The Greatest Act of Human Freedom in History
(Solemnity of the Annunciation)
My favorite solemnity of the Blessed Virgin Mary is the Annunciation. I have to admit, Fulton Sheen is the one who opened my eyes to this great mystery like no other. When one looks at the mystery of Mary from the perspective of any of her great dogmas – the Immaculate Conception, her Perpetual Virginity, her predestined privilege to be the Mother of God and even her Assumption into Heaven – they all revolve around the mystery of the Annunciation. She is the central protagonist at the central act of all history as everything hinged upon her response to the angel. And thank God she said, “Yes!”
But did Mary really understand what she was getting herself into? Too often Our Blessed Mother suffers the insult of being painted as this naïve little girl whose innocence and simple love for God disposed her to say yes to whatever God desired of her. The truth is far from this mediocre portrait. For Mary’s fiat to have any significance to her (and for the Church which would be conceived by it) it had to be completely free and freedom is based upon knowledge. Mary would have needed to possess a profound understanding of Divine Revelation through the Hebrew Scriptures. The theological tradition of the Church has firmly held that Mary indeed possessed unparalleled insight into the mysteries of salvation as a consequence of her fullness of grace and Immaculate Conception and the knowledge and wisdom which flowed from Mary’s consecrated life of virginity at the Temple from an early age.
Mary, therefore, not only would have known the prophecy of Isaiah of the Virgin birth of the Messiah, but also Isaiah’s prophecy of the Suffering Servant (Isaiah 53) and the popular story of the bronze serpent (Numbers 21:9). Mary’s loving fiat to God, therefore, would be one that would begin with immense joy, but soon after turn into sorrow. She knew the prophecy of Genesis that spoke of a New Eve who would be inseparable in her association to the New Adam, thereby meaning that she was destined for intense suffering. The shadow of the Cross would accompany her from Nazareth to Calvary, as God would ask her to sustain her fiat until she had “untied the knot of disobedience” and perfect atonement was made by her Divine Son.
Mary’s 33 year-long fiat was one characterized by divine, self-sacrificing love in imitation of that of her Son. It was a love that involved the complete emptying of self in order that her fullness of grace could grow according to her expansion of heart. And when they together arrived at Calvary, when everything was mutually poured out, even then she stood and was found worthy of her second annunciation: “Woman, behold your Son!” Mary was now announced and installed as Mother of the Mystical Christ, the Church, represented by St. John. But that is not all . . . Jesus turns to the “beloved disciple” and heralds “the annunciation” of every Christian, “Behold, your mother!”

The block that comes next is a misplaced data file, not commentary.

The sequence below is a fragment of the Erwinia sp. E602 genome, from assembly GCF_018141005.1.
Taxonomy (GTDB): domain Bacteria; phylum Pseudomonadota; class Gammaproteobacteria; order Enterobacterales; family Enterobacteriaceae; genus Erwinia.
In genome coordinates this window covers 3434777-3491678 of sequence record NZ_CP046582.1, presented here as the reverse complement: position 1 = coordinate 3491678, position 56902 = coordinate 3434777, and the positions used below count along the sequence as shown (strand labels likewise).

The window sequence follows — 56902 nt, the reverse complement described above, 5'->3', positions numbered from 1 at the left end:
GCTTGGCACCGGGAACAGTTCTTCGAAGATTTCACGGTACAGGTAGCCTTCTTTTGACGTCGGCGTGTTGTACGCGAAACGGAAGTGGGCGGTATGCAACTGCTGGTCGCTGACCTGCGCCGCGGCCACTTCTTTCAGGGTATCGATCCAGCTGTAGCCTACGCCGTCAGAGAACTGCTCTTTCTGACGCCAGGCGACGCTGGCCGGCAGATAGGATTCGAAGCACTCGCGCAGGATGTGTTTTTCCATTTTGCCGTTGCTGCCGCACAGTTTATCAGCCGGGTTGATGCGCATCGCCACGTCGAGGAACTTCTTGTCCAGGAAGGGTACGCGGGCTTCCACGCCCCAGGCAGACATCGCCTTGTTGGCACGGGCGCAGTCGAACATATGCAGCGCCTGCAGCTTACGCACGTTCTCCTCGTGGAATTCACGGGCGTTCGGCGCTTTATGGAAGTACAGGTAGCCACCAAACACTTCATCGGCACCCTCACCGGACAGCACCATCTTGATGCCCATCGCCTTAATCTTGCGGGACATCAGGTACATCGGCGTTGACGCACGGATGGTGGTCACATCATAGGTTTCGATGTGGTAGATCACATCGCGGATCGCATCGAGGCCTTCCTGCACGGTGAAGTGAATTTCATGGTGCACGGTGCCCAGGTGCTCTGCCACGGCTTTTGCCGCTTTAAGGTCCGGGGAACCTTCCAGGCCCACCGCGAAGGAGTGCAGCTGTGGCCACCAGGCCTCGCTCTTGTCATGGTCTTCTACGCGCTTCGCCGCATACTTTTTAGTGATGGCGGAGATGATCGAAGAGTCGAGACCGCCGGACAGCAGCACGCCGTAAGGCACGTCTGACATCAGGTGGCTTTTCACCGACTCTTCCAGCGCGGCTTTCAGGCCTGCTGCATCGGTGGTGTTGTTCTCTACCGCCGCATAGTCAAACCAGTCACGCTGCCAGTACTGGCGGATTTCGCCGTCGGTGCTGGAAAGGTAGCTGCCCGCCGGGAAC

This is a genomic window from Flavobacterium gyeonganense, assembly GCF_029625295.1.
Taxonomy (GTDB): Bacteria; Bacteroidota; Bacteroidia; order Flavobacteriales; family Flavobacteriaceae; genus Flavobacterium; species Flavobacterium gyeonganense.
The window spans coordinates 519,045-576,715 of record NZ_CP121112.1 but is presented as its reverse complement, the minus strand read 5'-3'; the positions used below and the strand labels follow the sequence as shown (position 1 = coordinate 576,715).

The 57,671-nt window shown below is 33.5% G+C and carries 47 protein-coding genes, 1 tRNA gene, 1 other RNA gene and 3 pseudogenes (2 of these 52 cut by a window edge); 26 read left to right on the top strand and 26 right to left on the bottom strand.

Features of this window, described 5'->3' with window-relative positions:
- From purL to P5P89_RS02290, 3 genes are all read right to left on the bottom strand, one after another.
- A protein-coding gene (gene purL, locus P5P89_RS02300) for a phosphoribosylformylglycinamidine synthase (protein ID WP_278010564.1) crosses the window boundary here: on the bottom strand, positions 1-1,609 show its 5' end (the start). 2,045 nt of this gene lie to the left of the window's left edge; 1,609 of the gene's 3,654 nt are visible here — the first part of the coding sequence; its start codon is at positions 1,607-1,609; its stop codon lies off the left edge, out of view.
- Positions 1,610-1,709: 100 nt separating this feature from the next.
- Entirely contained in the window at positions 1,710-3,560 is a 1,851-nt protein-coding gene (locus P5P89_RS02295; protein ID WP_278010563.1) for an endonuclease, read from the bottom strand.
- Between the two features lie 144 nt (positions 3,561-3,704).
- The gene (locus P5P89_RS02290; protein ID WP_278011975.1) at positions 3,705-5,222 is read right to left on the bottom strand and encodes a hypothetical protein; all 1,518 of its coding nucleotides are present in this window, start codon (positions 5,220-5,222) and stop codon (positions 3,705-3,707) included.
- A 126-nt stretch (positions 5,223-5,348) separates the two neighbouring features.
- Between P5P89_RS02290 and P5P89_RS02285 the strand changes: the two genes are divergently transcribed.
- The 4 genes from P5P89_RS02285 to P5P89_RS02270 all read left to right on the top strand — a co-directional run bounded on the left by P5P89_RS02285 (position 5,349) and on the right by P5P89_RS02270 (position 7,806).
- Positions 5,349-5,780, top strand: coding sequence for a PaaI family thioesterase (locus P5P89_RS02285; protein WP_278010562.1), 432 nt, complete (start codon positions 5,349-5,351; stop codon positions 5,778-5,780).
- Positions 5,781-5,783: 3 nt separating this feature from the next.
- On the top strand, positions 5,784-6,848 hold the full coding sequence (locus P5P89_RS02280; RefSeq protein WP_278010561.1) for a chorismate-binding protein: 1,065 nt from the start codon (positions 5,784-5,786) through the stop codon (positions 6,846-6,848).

In other words, it is at Calvary where the “annunciation” of every Christian takes place, where Jesus reveals what it means to be a “beloved disciple,” a spiritual life that begins by welcoming Mary into every aspect of His being as the Trinity did at Nazareth thirty-three years prior. In that beautiful exchange between Jesus, Mary and the “beloved disciple” is the question we as “Christians” must answer every day of our lives, as Mary did: “Will you give me your human nature through which I will re-live my mystery of Redemption, so that you may receive the glory reserved for those perfectly conformed to me?” Translated into our modern language Jesus is saying, “If you say yes to me, you are saying yes to everything I revealed to you as the Way, the Truth and the Life – a self-sacrificing way that began with, in and through Mary, who I now announce to you as your Mother. Behold her!” What is our answer?
To discover more about Venerable Sheen’s profound and inspiring insights into the mystery of Mary check out Dr. Howard’s new book “The Woman: The Mystery of Mary as Mediatrix in the Teaching of Fulton J. Sheen” by visiting TheWomanBook.us
To invite Dr. Howard to speak at your parish or event, you can contact him at email@example.com.
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Art: The Annunciation (Altar of Three Magi, Cologne Cathedral), Stefan Lochner, circa 1440, PD-US, Wikimedia Commons. The Annunciation, Alessandro Allori, 1579, Restored Traditions, used with permission. L’Annonciation [The Annunciation], Nicolas Poussin, ca 1653, Restored Traditions, used with permission. Detail from Crucifixion, Evgraf Semenovich Sorokin, 1873, PD-US copyright expired, Wikimedia Commons. Feature Image Art: The Annunciation, Auguste Pichon, 1859, Restored Traditions, used with permission.